Winnebago County regains jobs lost in pandemic, skills shortage threatens recovery


Joseph Schulz, Managing Editor

After exceeding Great Recession levels back in April, the unemployment rate in Winnebago County has normalized, even as issues that plagued the economy before the pandemic have been amplified in its wake.

The unemployment rate gradually declined throughout the summer as businesses continued reopening, according to preliminary statistics from the state Department of Workforce Development.

The August unemployment rate in Winnebago County was 5.1% with roughly 4,620 people collecting benefits, meaning 7,280 jobs have been added since April when unemployment was 13.2%, the DWD reports.

Even so, industries such as leisure/hospitality, government, education/health services and other services have not fully regained jobs lost during the statewide Safer at Home Order, according to DWD Economist Ryan Long.

“Leisure/Hospitality — as of August — is still down 3,300 jobs from March,” Long said. “But the biggest loser is actually government, particularly at the state and local levels. Paradoxically, health care is also down 1,700. Retail is actually up 1,500.”

While the economy has proven resilient as unemployment has gone down, Fox Valley Workforce Development Board (FVWDB) CEO Anthony Snyder said employers are struggling to find highly skilled workers, a problem they faced before the pandemic.

“If you’re a large manufacturer, you are still seeking skilled labor now, just like you were in March,” Snyder said. “Nothing has changed.”

That’s because a new wave of automation — known as Industry 4.0 — is emerging, and replacing high-wage, low-skill factory jobs with high-skill, high-wage jobs. Prior to the pandemic, there were 1,500 local tech jobs that companies couldn’t fill.

A 2019 survey of 104 manufacturers in Northeast Wisconsin found that the most in-demand jobs over the next two to three years include process engineers, data management analysts, cybersecurity officers, industrial computer programmers, data engineers, data architects and application developers.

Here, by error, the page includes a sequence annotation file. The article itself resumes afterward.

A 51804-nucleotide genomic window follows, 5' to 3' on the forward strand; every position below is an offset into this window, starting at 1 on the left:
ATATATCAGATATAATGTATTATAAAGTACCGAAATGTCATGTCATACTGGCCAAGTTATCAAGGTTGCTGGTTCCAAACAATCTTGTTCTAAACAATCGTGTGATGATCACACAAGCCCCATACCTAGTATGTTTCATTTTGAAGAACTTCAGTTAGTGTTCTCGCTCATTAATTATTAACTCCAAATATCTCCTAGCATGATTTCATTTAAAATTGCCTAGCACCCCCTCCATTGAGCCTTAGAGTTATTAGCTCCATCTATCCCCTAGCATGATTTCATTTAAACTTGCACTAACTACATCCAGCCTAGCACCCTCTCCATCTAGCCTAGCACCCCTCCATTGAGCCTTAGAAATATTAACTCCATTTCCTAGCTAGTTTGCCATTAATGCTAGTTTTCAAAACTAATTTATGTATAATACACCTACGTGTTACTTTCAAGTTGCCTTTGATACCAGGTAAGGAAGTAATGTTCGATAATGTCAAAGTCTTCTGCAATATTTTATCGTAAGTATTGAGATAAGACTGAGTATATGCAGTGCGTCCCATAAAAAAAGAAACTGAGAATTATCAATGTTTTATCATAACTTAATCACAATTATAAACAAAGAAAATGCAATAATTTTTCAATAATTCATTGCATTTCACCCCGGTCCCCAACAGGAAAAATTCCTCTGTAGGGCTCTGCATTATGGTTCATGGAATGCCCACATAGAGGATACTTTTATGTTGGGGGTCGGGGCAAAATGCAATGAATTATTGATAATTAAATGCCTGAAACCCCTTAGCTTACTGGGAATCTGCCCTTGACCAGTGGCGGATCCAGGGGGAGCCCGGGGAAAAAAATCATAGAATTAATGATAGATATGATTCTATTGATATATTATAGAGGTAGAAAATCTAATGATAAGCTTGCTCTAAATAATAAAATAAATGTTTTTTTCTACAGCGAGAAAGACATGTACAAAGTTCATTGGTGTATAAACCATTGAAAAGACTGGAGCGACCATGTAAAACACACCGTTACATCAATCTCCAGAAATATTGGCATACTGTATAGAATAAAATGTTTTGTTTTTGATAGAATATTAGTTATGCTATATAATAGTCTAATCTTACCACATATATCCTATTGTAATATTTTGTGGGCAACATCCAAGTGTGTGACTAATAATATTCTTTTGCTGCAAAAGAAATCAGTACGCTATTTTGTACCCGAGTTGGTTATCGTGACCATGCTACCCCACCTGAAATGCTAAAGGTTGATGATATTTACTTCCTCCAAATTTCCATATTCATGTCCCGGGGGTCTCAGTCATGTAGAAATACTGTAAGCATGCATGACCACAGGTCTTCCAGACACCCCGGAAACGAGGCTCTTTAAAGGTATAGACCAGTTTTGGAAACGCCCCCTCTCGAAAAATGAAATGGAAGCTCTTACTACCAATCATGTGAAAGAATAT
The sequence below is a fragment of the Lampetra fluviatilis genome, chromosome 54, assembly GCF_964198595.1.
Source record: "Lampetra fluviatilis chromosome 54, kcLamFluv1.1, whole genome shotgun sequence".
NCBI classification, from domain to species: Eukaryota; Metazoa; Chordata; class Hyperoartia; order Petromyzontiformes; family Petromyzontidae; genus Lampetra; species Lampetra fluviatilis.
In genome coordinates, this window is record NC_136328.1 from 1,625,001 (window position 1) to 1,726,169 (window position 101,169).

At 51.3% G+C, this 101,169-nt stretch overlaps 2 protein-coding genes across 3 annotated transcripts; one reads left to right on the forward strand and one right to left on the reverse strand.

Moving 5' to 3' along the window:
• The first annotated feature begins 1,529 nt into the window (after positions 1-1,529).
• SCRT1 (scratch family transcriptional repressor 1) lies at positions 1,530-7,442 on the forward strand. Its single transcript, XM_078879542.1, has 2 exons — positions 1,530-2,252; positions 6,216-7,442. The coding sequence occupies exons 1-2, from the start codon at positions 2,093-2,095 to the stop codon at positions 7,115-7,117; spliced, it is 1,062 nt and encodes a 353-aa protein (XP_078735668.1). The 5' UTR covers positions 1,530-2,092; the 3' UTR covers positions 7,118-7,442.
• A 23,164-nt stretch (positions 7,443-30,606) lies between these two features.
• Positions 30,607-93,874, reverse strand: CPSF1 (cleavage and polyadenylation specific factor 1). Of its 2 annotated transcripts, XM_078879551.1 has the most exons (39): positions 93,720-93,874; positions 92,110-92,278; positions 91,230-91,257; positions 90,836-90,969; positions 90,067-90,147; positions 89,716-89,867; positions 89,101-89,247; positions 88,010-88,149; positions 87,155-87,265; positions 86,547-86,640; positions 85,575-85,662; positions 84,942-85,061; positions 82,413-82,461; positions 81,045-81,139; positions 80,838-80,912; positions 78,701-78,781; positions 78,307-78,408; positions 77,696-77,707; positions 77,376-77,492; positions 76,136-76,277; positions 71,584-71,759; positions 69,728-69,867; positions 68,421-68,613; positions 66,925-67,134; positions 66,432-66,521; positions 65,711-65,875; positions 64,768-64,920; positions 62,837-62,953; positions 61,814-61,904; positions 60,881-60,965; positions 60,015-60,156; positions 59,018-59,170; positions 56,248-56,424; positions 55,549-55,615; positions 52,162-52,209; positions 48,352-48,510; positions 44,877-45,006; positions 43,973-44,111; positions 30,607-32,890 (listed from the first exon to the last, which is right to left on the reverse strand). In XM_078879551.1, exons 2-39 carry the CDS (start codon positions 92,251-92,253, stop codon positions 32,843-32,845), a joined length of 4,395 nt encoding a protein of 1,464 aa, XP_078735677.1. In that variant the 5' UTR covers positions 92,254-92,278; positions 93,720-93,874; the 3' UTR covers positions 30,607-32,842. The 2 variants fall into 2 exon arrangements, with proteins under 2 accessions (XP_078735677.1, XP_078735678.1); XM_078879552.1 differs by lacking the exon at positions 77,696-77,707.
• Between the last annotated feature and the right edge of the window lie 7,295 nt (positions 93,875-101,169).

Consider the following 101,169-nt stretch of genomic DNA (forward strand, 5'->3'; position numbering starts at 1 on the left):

The pandemic has forced manufacturers to continue to explore Industry 4.0, according to Ann Franz, director of the Northeast Wisconsin Manufacturing Alliance, the organization that conducted the Industry 4.0 survey.

“The Alliance’s Industry 4.0 task force is growing from a year ago, [from] 20 people to now 70,” Franz said. “Technology and having a skilled workforce is critical to this region.”

As low-skill factory jobs have become less abundant, a larger chunk of people have transitioned into low-skill, low-wage service jobs, Snyder says.

“We now call them ‘essential workers’ in many cases,” he said. “The delivery driver bringing your food to you is an essential worker. The worker stocking shelves at the grocery store is an essential worker. A lot of the time, these essential workers are the lowest-paid people out there.”

To improve the quality of life for many of those workers, Snyder believes the United States needs to reinvest in workforce development to “upskill” its labor force for the jobs of tomorrow.

However, he said workforce development boards such as FVWDB are significantly underfunded to provide retraining programs because the federal government had slashed workforce development funding.

In a perfect world, Snyder says Congress would have signed another stimulus package into law this summer to fund retraining programs.

In July, Congress failed to pass another round of stimulus. Subsequent efforts have fallen through as talks between Democrats and Republicans on Capitol Hill have stalled.

If a deal can be reached, Snyder hopes Congress can increase funding for retraining programs to help unskilled workers find a career that will allow them to feed their families and meet the needs of a 21st-century economy.

“Some people never fully launched a career; they got a job after high school and they never were able to advance because of a lack of skills or a lack of education,” Snyder said. “Ideally, what I would like to do is take the underemployed cashier or the now unemployed bartender and get them into a retraining program that we will pay for.”

Beyond covering the cost of a program, Snyder would like to cover living expenses such as rent and utilities to allow participants to focus on their education.

However, FVWDB’s funding has shrunk to the point where Snyder either has to “serve fewer people” or “serve as many people as possible with fewer dollars,” meaning the workforce board cannot afford to pay for retraining programs without more help.

Ultimately, increasing the pool of skilled workers during the pandemic will put the economy in a position to thrive in a post-pandemic society, Snyder said.